Canon has since stopped making the 5D Mark III, but you can buy a used 5D Mark III for anywhere from $1000-1800 depending on the factors I mentioned above. When buying used gear though, take caution to avoid scams.


Avoid Scams

There’s always crappy people in the world who are just, well, crappy. So be careful of scams. I saw a Canon 50mm 1.2 for sale just the other day. The seller said it was in “mint condition”. They bought it in August of 2018 but were “quitting photography” so they were asking $450. There were about a million comments and I can see why. When I bought mine, it was $1300. This lens seemed like one heck of a deal.

Unfortunately, this lens was probably either not real as in the seller was trying to scam someone into sending them money and then not shipping anything because they never had the lens to begin with, or it could be a grey market lens. Grey market products basically aren’t guarantee by the manufacturer since they can’t trace the sales channels. They have risks, and if you want to read more about them, click here.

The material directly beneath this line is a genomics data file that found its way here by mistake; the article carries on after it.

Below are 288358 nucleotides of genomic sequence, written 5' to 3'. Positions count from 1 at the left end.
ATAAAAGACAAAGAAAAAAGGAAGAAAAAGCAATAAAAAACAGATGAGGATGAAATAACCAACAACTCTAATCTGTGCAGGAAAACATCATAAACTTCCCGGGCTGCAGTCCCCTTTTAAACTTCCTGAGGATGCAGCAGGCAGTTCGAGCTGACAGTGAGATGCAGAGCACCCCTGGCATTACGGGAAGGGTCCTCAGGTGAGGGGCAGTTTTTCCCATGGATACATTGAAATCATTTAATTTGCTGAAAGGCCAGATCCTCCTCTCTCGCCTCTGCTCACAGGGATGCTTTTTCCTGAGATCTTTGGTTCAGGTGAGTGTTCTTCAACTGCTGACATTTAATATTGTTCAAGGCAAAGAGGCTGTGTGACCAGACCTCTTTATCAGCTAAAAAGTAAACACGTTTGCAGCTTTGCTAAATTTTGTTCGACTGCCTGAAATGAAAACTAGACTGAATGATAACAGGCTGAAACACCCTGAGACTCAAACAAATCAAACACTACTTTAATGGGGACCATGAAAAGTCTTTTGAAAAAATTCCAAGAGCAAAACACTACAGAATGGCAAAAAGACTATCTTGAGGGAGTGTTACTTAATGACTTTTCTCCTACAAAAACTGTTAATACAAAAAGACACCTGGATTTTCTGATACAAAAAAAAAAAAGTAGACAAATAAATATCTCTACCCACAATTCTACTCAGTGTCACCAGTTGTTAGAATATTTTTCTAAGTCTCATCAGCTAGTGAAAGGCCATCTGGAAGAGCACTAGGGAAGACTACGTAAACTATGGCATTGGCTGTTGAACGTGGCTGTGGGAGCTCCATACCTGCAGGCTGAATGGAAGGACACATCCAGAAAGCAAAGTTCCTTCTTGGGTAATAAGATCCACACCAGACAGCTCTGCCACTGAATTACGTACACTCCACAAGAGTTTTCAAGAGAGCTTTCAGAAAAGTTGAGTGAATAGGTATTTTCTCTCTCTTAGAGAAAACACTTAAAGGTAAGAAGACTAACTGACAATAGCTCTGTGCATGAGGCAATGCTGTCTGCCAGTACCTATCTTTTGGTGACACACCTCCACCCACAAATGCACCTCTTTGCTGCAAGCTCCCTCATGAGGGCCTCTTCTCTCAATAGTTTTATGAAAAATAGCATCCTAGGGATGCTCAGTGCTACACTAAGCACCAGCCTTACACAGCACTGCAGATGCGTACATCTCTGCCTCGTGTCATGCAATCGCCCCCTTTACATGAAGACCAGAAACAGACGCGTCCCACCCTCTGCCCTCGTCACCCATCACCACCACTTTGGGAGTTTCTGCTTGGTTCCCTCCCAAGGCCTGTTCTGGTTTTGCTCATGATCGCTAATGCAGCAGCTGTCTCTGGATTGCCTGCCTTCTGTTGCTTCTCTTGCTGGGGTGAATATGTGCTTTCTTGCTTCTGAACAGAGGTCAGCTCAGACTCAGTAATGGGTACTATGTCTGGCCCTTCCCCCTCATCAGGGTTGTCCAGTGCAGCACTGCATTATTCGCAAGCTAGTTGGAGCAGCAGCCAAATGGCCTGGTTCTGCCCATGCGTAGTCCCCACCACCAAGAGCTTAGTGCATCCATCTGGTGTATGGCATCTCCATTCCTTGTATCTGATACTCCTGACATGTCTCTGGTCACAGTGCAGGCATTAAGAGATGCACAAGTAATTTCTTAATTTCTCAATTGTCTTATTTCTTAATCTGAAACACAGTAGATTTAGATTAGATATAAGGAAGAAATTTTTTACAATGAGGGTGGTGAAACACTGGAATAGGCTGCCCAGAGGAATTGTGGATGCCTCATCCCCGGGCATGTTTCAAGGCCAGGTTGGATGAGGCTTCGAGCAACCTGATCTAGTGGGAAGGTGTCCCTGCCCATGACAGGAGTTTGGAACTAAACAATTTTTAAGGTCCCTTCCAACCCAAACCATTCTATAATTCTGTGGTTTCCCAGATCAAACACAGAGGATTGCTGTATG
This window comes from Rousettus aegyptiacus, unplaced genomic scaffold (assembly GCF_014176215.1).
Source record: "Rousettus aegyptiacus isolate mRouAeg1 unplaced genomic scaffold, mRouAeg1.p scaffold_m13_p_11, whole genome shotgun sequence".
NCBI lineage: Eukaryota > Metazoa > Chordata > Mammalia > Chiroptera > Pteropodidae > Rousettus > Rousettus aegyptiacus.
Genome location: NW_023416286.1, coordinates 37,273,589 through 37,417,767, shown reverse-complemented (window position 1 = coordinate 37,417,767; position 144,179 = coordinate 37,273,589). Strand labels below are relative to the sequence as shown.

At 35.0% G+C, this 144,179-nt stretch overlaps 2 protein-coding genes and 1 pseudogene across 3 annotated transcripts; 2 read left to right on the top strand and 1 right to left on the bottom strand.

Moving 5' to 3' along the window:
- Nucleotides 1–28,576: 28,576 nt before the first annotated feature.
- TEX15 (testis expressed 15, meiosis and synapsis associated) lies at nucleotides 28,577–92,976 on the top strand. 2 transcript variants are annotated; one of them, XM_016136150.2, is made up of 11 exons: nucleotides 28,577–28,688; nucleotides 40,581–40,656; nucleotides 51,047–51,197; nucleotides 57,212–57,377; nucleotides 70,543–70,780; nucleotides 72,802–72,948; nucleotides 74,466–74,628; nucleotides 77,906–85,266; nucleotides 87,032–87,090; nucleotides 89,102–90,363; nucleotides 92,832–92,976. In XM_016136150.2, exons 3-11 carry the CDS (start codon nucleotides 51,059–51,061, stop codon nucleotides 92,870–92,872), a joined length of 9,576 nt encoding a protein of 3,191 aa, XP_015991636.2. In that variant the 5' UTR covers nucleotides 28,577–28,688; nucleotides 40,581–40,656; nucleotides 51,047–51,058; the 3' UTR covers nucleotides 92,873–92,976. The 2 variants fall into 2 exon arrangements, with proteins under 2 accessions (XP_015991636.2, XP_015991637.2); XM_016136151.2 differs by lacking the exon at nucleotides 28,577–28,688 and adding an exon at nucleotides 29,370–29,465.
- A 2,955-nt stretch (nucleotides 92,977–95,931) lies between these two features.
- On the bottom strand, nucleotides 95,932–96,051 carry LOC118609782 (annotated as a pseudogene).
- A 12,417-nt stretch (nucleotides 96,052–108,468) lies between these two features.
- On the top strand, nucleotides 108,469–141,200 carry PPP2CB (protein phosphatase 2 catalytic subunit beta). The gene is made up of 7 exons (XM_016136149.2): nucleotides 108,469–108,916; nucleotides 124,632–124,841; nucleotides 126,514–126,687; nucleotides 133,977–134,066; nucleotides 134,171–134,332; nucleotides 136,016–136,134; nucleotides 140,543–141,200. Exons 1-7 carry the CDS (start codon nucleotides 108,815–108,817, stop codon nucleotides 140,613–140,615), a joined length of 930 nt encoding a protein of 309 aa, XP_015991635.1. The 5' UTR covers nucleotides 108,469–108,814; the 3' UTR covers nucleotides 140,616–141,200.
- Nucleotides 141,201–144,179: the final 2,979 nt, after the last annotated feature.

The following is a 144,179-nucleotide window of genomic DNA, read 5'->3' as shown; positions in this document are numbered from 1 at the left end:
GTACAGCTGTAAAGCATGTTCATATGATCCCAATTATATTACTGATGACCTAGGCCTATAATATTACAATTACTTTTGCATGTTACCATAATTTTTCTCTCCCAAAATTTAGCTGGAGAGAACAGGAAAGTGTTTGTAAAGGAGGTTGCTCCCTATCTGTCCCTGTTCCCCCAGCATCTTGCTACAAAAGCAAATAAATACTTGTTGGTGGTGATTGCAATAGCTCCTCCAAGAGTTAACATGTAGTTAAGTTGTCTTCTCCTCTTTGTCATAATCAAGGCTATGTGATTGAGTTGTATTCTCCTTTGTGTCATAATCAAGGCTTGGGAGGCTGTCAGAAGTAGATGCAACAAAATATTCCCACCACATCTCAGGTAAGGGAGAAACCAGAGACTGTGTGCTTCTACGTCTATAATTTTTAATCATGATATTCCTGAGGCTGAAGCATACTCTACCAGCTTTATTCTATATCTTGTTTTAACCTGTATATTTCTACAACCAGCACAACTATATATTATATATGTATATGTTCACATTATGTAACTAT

Making Your Purchase

Don’t let that scare you, because you can get quality gear for great prices. I’ve purchased camera bodies and lenses, and sold gear from some Buy & Sell Facebook groups and I’ve always had a great experience. Just be smart about it!

First, you should always ask for additional photos than the ones in the post. This can help you ensure that the person selling the gear actually has it. You can take it a step further and ask that they take a photo of the lens next to a paper with your name on it. This is a good idea to verify it’s not a fake image off google and a real legit listing.